It’s said that old friends are the best friends, for they know us and we know them. We may have grown up with each other, or met them later in life. Ever notice that, when you meet someone, you get a ‘yes’ or ‘no’ feeling about them? Some you just like on sight, others you just can’t stand.
When I was in grade school, every summer I’d go to Camp Sagiska. It was an all-girls camp, and our counselors were young women (although we kids always felt that they were certified grown-ups). We did all the usual camp stuff; swimming, playing games, climbing mountains, and making all kinds of things with “gymp” (plastic lacing cord; we made loads of stuff with it), painting flat rocks to take home to our parents for paperweights, roasting marshmallows over a fire at night, and giggling in our tents when we were supposed to be sleeping.
It was the closest to a “real” adventure I ever experienced. Each morning the big brass bell rang; which meant that breakfast was nearly ready. We would shoot out of bed and get dressed pronto. Back then we didn’t give a hoot how our hair looked or what we wore; all of us ran around in shorts and t-shirts and sneakers.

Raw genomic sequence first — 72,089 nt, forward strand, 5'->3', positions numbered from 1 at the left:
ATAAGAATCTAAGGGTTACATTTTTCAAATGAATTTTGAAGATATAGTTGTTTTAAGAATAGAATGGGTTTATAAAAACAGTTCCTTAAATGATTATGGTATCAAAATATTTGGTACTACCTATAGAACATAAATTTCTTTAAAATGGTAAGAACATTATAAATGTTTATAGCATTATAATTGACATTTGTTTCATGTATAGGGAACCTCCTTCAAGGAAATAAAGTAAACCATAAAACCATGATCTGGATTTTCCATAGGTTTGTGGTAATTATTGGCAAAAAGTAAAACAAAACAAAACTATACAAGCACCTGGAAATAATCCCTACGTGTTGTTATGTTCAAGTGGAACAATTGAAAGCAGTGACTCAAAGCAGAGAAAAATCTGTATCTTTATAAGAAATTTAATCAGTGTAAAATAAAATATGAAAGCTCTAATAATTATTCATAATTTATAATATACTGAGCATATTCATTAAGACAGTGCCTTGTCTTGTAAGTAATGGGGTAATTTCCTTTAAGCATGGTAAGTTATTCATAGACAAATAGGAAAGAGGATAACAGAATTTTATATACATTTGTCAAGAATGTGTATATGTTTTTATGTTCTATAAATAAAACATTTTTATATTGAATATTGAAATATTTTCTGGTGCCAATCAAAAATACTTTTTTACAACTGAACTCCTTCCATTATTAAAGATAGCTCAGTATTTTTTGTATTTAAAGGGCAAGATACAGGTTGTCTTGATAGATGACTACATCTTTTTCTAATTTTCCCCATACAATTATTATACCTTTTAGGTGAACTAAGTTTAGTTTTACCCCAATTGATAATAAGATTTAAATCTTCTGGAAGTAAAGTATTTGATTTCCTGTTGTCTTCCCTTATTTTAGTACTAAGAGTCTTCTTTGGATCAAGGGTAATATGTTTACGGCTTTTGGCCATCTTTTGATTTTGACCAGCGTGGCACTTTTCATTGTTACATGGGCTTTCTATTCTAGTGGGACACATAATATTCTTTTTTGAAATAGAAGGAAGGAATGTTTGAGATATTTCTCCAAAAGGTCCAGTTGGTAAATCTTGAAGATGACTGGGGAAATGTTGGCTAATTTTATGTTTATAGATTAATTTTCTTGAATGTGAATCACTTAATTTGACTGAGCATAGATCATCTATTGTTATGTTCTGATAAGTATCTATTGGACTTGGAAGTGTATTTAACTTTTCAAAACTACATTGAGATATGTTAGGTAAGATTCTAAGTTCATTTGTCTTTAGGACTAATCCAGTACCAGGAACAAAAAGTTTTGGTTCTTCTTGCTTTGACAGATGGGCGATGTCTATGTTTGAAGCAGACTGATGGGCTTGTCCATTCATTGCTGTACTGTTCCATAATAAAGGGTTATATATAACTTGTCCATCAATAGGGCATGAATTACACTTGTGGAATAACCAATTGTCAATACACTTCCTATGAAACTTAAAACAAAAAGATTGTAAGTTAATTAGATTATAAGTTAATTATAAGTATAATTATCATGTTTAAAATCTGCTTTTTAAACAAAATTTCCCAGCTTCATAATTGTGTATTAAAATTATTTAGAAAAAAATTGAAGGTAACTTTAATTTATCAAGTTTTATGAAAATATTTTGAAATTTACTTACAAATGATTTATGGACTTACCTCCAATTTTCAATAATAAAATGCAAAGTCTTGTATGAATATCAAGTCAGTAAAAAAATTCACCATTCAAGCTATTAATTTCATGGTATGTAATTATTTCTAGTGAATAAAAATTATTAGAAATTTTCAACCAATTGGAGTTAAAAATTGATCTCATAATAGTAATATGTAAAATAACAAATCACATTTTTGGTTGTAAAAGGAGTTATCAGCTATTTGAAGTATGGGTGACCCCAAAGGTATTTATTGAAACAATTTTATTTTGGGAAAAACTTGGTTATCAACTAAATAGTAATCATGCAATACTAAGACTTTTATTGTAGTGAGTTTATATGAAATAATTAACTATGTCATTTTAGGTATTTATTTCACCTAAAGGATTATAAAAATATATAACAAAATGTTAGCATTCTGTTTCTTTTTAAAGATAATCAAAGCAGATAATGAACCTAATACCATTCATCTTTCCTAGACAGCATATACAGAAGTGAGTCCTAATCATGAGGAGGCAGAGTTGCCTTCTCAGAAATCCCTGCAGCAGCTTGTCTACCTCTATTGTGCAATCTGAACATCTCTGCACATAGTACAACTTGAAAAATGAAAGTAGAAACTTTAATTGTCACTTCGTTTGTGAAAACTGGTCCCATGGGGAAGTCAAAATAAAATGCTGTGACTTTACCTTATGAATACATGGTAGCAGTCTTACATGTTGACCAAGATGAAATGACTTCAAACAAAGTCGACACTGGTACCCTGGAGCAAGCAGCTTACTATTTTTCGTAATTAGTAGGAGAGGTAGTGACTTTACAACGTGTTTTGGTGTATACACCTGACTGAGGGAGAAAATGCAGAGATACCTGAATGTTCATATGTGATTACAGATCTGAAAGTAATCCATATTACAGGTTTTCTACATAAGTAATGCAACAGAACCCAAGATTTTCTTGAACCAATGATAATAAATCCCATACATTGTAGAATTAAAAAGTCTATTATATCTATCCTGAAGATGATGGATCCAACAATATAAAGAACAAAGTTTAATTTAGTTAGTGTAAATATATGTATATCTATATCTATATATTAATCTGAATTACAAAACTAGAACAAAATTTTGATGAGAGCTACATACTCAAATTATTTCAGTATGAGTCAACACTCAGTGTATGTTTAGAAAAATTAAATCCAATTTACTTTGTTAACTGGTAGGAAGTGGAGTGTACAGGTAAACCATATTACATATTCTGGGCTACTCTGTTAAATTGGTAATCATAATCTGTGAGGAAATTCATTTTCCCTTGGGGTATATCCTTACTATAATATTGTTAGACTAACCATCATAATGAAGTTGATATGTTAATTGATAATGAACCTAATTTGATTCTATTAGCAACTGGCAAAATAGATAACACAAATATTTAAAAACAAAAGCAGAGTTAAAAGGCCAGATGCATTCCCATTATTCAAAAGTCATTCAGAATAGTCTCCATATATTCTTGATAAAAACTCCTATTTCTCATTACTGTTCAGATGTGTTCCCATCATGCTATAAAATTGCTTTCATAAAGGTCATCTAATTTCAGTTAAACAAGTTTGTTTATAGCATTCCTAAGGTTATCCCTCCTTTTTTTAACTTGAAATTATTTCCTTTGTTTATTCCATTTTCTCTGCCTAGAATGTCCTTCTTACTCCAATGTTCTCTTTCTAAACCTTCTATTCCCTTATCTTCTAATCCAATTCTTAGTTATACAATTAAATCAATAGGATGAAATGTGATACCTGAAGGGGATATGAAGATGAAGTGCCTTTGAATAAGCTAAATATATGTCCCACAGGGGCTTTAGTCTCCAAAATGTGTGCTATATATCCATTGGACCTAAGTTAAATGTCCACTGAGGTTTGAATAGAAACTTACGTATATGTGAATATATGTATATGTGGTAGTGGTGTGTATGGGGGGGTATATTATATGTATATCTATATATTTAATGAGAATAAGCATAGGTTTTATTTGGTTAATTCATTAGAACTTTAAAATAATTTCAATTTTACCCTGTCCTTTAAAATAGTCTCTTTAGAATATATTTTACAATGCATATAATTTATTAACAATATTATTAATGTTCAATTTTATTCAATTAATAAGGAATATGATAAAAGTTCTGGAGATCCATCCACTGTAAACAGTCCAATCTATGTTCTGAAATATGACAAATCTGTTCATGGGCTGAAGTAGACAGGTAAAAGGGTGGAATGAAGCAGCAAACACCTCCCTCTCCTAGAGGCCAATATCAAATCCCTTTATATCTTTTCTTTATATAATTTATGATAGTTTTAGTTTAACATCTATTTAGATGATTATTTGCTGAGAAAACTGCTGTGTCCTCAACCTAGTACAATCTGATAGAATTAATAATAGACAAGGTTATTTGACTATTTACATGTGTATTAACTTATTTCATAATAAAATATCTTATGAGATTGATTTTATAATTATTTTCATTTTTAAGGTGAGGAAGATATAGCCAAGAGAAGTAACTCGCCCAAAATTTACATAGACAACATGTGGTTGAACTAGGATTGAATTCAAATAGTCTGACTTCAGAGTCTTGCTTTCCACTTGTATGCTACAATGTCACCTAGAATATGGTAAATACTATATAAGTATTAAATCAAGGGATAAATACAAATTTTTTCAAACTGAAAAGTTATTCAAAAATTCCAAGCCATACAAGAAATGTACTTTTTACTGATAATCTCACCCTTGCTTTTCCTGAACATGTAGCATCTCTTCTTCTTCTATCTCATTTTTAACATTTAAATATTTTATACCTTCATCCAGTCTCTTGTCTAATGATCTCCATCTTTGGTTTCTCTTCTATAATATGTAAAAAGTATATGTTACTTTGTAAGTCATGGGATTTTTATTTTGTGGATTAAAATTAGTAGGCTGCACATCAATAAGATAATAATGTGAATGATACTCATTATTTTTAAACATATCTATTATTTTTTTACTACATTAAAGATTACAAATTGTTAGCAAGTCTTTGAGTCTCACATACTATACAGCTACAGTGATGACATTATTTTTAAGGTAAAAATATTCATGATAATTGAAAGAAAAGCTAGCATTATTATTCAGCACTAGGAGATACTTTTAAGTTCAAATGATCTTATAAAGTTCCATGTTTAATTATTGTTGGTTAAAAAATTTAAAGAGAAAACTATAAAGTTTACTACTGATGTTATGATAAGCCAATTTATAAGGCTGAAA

Of course, there were “camp rules” we had to follow: no wasting food, no fighting (well, that rarely happened), no picking on anyone, and no talking after the lights went out. But of course, as we snuggled into our sleeping bags we whispered and giggled until we fell asleep.
We didn’t know it at the time, but we were making new friends at camp. As we grew older, things of course changed, but the friends we made back then stayed with us. Just yesterday I had lunch with two of my oldest camp friends; how we have changed and how we have stayed friends as our lives have gone on! These days we talk about grandchildren, husbands, houses, hobbies; it’s all part of the “catch up.” I can still see in my friends’ faces (and my own) the young and pretty girls we were. And, quite frankly; we still are pretty good lookers!
It seems to me that only yesterday were we young girls at camp, giggling the night away after singing songs around the camp fire. I still see my old friends as children (me, too, of course), and am grateful for the get-togethers and catch-ups. How far we have come from Camp Sagiska! But how wonderful that we can still be friends after all these years. Somewhere deep in our aging bodies are the little girls we used to be; how fearless and wonderful we were! And these days; how fearless and wonderful we are!